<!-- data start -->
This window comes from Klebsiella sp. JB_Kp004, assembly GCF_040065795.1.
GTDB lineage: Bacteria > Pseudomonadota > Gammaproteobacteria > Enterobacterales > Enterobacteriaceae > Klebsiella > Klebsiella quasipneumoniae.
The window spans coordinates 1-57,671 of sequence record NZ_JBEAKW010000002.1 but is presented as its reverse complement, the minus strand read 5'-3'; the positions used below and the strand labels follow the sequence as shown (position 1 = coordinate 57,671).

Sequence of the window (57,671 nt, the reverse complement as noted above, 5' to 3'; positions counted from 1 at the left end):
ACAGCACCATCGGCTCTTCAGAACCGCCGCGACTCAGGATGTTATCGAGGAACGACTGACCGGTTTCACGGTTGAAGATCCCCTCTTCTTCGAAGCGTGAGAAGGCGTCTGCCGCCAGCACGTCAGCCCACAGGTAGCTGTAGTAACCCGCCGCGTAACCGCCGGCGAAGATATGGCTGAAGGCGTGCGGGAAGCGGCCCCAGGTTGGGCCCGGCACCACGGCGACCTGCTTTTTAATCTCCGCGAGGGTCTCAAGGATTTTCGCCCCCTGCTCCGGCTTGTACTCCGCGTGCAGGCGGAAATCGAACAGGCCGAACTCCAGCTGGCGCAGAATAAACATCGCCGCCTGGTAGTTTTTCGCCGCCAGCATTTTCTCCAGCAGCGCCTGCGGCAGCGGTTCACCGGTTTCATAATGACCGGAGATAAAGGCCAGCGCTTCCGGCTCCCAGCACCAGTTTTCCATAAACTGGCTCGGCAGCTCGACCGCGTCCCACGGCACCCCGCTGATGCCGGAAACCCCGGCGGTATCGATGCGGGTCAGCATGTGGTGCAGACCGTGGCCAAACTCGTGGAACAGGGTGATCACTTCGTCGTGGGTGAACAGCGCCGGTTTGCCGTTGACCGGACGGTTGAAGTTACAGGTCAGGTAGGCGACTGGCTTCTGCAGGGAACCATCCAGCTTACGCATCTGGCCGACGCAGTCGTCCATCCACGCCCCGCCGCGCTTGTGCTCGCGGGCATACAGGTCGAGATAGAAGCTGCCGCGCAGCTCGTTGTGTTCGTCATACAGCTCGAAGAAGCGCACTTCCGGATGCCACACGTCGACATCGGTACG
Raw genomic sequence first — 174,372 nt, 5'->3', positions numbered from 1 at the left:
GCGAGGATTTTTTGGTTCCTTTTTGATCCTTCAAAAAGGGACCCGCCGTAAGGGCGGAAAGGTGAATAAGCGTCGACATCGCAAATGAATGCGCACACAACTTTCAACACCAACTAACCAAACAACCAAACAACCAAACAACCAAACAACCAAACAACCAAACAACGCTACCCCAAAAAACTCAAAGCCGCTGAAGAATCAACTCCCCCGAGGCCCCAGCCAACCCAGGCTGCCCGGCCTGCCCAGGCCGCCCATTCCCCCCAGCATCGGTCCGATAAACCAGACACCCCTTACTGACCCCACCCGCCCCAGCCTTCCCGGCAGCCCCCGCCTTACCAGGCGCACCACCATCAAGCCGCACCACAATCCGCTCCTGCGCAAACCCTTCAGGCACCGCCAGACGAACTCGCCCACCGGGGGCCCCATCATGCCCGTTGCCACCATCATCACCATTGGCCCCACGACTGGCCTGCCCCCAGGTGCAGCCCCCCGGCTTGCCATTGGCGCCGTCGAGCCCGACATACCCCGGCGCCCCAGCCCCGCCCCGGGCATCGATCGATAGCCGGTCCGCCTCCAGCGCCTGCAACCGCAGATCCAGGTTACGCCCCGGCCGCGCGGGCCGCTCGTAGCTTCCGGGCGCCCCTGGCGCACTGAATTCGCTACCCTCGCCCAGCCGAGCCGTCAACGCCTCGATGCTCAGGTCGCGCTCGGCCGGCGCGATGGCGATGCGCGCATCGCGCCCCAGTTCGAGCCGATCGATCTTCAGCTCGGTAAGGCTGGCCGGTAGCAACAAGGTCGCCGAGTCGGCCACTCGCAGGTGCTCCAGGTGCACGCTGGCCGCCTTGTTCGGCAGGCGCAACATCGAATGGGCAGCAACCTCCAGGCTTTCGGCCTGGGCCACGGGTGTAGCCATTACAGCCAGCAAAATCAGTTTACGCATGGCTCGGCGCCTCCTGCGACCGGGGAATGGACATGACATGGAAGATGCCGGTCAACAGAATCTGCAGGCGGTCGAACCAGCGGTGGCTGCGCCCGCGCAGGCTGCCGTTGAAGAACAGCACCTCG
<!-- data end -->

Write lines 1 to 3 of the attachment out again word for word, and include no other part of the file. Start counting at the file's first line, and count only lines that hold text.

This window comes from Klebsiella sp. JB_Kp004, assembly GCF_040065795.1.
GTDB lineage: Bacteria > Pseudomonadota > Gammaproteobacteria > Enterobacterales > Enterobacteriaceae > Klebsiella > Klebsiella quasipneumoniae.
The window spans coordinates 1-57,671 of sequence record NZ_JBEAKW010000002.1 but is presented as its reverse complement, the minus strand read 5'-3'; the positions used below and the strand labels follow the sequence as shown (position 1 = coordinate 57,671).